'Life' imitates life in new play

By Denise Coffey - Staff Writer
Putnam - posted Mon., Oct. 28, 2013
Jon Carpentier and Corey Lynn Arruda during a rehearsal for the musical 'Life As I Knew It'. Courtesy photos. - Contributed Photo

A cast of performers took over the second floor of Victoria’s Station on Oct. 27. They were rehearsing for “Life as I Knew it,” a rock musical set to open on Nov. 8. The rehearsal space wasn’t the only thing unusual about the work. It was collaboration between three local men, Dominick and Paul Lucenti and Jon Carpentier.

Brothers Dominick and Paul have known Carpentier for almost six years. Paul and Jon have performed in about 50 shows in five years, according to Lucenti. The main characters in “Life” are based on their personalities, he said.

It was Dominick who came up with the concept for the play, Paul who revised it and wrote the script, and Dominick and Jon who wrote the music and lyrics of the show’s 19 songs. They even made a CD of it for director Jim Weigel. “I listen to it all the time,” he said.

The two-year effort required a lot of phone calls and a Facebook thread. The three also had to shape their individual talents and skills into what Weigel calls a remarkable piece of work. “We argued about plot points, but I was working with my brother and a friend who is just like a brother,” Dominick quipped. That comfort level must have helped. “In the end, we worked well together,” he said.

Weigel came across the play while chairing the Off Bradley Committee. The committee is responsible for booking as many shows as possible that aren’t part of the Bradley’s six-show regular season.  The story line and music grabbed his attention.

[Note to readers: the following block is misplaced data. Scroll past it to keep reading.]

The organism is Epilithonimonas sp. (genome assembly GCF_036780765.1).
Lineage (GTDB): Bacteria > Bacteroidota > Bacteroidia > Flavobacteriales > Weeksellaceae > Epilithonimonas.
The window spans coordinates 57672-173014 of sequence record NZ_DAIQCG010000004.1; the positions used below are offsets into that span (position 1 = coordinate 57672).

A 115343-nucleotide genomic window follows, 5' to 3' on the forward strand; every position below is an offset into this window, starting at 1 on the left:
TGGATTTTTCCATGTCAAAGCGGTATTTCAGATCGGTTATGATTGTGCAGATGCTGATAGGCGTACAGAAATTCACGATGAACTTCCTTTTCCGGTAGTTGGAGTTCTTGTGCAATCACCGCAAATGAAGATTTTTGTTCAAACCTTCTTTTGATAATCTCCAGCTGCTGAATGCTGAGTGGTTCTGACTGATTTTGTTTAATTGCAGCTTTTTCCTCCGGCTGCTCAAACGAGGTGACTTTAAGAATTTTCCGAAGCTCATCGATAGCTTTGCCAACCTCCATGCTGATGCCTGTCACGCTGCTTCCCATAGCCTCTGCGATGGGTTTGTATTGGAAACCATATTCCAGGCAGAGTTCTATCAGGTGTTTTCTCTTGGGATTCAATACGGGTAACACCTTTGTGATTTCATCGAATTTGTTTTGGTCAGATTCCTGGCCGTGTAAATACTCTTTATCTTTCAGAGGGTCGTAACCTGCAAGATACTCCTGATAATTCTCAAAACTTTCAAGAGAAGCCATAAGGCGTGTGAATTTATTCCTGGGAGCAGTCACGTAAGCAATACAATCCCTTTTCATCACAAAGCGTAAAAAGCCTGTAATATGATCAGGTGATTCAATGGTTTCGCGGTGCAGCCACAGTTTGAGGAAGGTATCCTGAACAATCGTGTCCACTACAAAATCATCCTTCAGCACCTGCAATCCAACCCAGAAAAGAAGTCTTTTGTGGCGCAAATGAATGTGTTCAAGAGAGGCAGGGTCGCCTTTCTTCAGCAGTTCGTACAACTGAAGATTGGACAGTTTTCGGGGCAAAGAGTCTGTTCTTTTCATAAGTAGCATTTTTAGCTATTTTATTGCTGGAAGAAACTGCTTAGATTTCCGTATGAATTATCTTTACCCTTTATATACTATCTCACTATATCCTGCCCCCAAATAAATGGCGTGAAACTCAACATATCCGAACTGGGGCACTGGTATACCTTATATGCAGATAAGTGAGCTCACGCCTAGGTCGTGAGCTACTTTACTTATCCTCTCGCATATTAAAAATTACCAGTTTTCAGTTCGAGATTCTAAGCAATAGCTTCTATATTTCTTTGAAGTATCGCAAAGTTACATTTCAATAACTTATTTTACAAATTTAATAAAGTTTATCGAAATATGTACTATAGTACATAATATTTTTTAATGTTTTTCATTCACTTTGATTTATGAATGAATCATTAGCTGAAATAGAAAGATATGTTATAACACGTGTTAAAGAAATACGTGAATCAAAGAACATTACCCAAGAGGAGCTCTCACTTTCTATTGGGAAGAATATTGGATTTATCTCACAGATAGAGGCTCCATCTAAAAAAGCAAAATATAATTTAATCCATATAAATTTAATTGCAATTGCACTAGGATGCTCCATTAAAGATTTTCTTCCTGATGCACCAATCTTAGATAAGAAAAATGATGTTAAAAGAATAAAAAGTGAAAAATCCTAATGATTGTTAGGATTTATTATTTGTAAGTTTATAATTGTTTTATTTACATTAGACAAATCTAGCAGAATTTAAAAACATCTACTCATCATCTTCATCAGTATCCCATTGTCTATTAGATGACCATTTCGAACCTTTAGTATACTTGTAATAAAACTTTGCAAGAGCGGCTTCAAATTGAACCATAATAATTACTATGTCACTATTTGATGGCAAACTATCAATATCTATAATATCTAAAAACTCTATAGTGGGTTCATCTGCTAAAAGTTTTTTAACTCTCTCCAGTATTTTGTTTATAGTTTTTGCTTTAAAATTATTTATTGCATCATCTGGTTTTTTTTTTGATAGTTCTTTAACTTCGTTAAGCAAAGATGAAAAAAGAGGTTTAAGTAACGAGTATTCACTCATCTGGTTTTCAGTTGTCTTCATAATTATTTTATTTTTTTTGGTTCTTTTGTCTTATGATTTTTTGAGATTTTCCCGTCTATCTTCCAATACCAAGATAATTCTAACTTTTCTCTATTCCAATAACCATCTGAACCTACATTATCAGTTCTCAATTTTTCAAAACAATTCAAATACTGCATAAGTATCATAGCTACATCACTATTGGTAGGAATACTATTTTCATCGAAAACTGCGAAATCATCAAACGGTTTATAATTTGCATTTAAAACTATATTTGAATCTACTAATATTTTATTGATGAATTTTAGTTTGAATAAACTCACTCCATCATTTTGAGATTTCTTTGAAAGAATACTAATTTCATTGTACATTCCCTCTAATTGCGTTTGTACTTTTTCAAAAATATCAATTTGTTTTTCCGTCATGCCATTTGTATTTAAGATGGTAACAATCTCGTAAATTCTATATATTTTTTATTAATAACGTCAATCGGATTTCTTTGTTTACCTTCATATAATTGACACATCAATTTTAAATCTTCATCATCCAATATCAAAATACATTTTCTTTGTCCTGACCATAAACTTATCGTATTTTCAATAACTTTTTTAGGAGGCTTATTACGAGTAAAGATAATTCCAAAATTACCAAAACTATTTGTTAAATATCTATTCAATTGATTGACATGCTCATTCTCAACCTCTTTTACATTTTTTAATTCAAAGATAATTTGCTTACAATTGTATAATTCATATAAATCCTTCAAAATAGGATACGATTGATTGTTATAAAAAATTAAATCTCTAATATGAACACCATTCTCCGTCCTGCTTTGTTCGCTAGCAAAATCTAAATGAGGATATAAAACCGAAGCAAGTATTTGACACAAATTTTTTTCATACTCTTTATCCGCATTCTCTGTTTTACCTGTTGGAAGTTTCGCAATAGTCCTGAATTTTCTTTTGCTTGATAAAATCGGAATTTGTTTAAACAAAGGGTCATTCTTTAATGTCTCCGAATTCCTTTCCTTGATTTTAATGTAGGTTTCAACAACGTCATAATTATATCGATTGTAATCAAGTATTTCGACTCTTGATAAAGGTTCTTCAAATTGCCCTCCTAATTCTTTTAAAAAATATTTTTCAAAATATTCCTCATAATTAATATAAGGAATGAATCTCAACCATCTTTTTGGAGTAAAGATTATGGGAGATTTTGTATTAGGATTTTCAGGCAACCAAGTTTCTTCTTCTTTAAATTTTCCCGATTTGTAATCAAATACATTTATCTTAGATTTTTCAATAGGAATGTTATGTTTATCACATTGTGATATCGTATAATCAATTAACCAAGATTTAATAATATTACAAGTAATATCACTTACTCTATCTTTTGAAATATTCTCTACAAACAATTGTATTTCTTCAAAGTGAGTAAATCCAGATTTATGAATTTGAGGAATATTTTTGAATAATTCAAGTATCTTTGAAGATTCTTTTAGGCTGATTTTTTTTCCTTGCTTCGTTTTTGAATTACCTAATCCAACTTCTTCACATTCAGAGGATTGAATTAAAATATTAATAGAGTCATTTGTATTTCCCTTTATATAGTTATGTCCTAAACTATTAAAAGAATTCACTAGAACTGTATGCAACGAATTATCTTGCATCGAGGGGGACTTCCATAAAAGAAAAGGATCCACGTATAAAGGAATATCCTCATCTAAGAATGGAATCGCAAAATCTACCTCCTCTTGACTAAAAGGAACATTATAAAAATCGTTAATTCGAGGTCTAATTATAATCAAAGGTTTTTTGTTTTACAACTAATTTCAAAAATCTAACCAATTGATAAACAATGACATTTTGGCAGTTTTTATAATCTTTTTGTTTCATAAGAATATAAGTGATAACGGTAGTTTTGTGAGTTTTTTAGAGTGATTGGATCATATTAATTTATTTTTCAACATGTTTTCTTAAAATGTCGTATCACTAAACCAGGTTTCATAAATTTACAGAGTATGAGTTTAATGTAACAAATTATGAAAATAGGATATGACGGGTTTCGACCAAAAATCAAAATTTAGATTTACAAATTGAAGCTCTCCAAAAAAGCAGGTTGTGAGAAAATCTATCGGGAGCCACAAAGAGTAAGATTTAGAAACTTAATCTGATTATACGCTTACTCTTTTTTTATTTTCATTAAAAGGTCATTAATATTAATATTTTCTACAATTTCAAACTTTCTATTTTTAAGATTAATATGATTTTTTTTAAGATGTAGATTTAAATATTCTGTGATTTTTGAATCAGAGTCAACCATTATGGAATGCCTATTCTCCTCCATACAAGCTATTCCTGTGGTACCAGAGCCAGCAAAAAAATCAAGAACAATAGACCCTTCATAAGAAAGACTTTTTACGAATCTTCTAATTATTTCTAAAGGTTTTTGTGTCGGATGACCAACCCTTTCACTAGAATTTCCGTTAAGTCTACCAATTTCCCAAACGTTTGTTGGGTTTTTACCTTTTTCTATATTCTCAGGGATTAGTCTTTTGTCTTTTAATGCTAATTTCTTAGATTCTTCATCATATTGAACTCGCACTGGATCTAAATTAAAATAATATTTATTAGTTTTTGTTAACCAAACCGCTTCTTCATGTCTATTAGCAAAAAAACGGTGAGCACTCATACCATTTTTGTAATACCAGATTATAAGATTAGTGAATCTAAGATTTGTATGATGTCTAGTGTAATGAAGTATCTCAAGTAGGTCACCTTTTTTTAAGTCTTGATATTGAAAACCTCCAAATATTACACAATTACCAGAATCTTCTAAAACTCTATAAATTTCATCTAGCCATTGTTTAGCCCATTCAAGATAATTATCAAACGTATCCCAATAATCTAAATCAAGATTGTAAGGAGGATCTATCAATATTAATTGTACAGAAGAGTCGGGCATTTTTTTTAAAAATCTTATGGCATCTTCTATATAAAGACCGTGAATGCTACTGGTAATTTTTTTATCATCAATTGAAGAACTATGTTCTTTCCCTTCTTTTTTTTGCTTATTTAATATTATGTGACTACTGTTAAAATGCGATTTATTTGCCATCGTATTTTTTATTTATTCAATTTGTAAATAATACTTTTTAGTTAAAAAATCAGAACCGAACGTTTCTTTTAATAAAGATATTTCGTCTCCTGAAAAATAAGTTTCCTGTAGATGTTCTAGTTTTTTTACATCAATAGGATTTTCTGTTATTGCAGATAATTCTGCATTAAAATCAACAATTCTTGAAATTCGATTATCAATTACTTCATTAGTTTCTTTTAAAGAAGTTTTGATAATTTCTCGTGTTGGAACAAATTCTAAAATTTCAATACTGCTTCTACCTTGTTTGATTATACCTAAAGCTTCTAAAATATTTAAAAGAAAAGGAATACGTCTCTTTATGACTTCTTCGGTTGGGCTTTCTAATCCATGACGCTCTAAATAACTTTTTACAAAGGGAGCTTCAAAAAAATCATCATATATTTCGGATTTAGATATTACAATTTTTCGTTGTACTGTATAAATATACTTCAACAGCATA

The story centers on best friends and high school seniors Kyle and Braedon. The two couldn’t have more opposite personalities. Throw in high school angst, a senior prom and the reckless exuberance of youth, and you have the jumping off point for the play. Weigel calls it a serious drama sprinkled liberally with rousing music, funny lines and a hopeful ending.

“I found it re-invigorating. They have fresh and spontaneous ideas about the world and relationships,” Weigel said. “It helped this 60-something keep in touch with what it was like to be a teen and 20-something.”

The story line is one all theater-goers can relate to, according to Paul Lucenti. “This is realistic stuff that everyone has gone through,” he said.

“The cast is incredible,” Dominick said, while watching the actors recreate a party scene. “They have pulled it all together.”

Because of renovation work being done at the Bradley, the show will be held at Killingly High School Auditorium on Nov. 8, 9, 15, 16 at 7:30 p.m. and Nov. 10, 17 at 2 p.m. Tickets are $15. For more information and to purchase tickets, go to www.thebradleyplayhouse.org.

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